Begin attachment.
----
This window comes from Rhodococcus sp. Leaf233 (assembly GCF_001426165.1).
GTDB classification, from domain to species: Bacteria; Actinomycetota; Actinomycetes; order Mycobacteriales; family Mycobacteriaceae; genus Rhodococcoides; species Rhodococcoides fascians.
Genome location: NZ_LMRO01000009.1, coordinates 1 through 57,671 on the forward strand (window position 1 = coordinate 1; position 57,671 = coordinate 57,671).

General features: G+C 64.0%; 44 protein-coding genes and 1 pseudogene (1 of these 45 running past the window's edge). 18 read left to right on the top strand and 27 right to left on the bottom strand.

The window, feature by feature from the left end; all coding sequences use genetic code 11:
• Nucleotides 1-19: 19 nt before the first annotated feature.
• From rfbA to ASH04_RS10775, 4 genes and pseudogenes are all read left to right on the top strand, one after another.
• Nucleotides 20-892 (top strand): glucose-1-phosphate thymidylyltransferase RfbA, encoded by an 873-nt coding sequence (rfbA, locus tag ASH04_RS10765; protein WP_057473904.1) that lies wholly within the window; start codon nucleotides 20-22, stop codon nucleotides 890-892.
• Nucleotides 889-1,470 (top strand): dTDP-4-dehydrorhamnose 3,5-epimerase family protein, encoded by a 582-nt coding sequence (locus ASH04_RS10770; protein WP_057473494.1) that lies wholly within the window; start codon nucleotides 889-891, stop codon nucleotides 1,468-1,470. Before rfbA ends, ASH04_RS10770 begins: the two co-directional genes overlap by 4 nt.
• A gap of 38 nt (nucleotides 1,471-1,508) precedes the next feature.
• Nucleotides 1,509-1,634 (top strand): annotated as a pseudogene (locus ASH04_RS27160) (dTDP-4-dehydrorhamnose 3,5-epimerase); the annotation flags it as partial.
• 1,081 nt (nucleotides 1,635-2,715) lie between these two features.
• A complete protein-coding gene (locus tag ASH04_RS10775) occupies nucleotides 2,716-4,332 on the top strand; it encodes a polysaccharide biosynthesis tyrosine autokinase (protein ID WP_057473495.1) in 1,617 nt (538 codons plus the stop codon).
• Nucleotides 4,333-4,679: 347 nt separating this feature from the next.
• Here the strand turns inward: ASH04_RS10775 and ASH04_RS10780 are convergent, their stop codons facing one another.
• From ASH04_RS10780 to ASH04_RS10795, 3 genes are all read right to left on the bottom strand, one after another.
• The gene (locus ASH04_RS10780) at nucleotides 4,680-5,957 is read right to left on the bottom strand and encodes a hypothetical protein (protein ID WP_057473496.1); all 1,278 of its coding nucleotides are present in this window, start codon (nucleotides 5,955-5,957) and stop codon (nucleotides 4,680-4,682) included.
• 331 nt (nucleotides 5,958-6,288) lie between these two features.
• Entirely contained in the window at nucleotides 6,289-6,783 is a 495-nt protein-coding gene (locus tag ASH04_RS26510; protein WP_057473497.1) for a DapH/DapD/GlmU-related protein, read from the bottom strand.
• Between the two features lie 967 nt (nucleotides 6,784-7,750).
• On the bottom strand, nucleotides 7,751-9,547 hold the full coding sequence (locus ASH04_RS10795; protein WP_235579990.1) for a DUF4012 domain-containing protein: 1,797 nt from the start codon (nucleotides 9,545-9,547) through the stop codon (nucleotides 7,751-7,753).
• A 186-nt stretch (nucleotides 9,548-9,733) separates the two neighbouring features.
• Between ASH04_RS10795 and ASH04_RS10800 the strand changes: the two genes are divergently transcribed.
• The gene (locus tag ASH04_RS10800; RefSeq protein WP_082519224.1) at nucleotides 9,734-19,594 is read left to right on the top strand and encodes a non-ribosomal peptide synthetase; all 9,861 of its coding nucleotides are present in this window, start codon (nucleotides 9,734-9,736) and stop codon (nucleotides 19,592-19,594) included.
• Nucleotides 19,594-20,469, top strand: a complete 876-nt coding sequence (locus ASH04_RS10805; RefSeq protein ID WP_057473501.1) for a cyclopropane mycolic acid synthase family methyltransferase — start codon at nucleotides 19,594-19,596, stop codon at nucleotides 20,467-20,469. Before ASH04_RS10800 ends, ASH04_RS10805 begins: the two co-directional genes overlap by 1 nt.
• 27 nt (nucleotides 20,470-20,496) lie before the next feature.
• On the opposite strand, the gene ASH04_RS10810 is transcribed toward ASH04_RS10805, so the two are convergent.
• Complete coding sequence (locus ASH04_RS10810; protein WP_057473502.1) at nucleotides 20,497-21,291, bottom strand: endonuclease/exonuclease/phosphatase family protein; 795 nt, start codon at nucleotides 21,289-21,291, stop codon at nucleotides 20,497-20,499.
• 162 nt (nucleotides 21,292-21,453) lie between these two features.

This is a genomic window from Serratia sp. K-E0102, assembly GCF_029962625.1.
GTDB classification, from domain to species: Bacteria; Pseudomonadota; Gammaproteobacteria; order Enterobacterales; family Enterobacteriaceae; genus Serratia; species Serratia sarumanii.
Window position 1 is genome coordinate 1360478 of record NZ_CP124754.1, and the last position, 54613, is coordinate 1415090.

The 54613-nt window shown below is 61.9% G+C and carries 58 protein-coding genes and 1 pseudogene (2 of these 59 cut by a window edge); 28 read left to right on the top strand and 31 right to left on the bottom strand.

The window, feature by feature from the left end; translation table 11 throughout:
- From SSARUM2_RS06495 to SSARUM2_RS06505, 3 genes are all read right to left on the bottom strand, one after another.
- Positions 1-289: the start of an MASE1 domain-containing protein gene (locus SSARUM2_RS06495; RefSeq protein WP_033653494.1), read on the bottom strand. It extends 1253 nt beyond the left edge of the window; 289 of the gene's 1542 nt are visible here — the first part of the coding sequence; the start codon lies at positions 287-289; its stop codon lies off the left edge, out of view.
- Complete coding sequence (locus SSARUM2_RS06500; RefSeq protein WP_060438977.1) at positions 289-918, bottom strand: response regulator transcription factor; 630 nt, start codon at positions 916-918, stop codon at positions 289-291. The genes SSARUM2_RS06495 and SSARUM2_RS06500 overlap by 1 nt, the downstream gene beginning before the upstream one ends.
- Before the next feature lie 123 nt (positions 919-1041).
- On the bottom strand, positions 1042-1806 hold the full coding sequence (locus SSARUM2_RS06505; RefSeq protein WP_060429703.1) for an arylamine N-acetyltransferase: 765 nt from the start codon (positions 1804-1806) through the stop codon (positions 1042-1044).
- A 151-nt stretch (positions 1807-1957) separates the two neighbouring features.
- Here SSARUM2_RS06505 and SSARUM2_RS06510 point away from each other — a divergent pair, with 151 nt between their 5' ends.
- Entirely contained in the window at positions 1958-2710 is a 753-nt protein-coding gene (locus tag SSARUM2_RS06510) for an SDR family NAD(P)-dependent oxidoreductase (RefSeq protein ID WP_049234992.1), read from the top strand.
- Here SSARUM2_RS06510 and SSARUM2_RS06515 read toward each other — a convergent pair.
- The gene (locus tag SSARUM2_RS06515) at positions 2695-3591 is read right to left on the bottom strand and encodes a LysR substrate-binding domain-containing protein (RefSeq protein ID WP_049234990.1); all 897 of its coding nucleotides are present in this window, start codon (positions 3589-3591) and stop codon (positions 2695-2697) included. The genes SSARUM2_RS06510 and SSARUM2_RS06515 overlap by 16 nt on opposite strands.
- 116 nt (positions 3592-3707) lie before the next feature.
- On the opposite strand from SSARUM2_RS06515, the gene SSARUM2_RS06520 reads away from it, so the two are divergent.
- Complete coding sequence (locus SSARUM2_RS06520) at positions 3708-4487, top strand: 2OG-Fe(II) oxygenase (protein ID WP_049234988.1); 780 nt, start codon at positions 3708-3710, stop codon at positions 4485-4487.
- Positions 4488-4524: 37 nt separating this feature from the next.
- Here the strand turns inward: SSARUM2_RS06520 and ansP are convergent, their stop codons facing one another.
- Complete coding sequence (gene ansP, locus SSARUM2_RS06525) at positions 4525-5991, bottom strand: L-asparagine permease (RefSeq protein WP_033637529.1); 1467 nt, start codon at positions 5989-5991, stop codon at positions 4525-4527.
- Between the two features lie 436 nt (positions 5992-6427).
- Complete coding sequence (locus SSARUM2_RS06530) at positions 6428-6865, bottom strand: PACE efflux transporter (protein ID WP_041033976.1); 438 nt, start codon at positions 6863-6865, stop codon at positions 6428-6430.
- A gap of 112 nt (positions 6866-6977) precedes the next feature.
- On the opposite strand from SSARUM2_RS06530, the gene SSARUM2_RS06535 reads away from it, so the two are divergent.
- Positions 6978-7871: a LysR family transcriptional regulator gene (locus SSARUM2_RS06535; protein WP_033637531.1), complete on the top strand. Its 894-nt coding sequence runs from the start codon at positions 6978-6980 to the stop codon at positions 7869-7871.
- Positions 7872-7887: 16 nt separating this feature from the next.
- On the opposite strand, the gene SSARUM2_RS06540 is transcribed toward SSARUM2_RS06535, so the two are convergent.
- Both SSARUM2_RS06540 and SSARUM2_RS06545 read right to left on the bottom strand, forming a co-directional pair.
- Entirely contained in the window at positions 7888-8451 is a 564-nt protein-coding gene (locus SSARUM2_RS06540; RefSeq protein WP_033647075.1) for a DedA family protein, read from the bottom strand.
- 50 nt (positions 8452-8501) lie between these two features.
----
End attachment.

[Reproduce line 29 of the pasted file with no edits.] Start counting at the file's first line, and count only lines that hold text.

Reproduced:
• 162 nt (nucleotides 21,292-21,453) lie between these two features.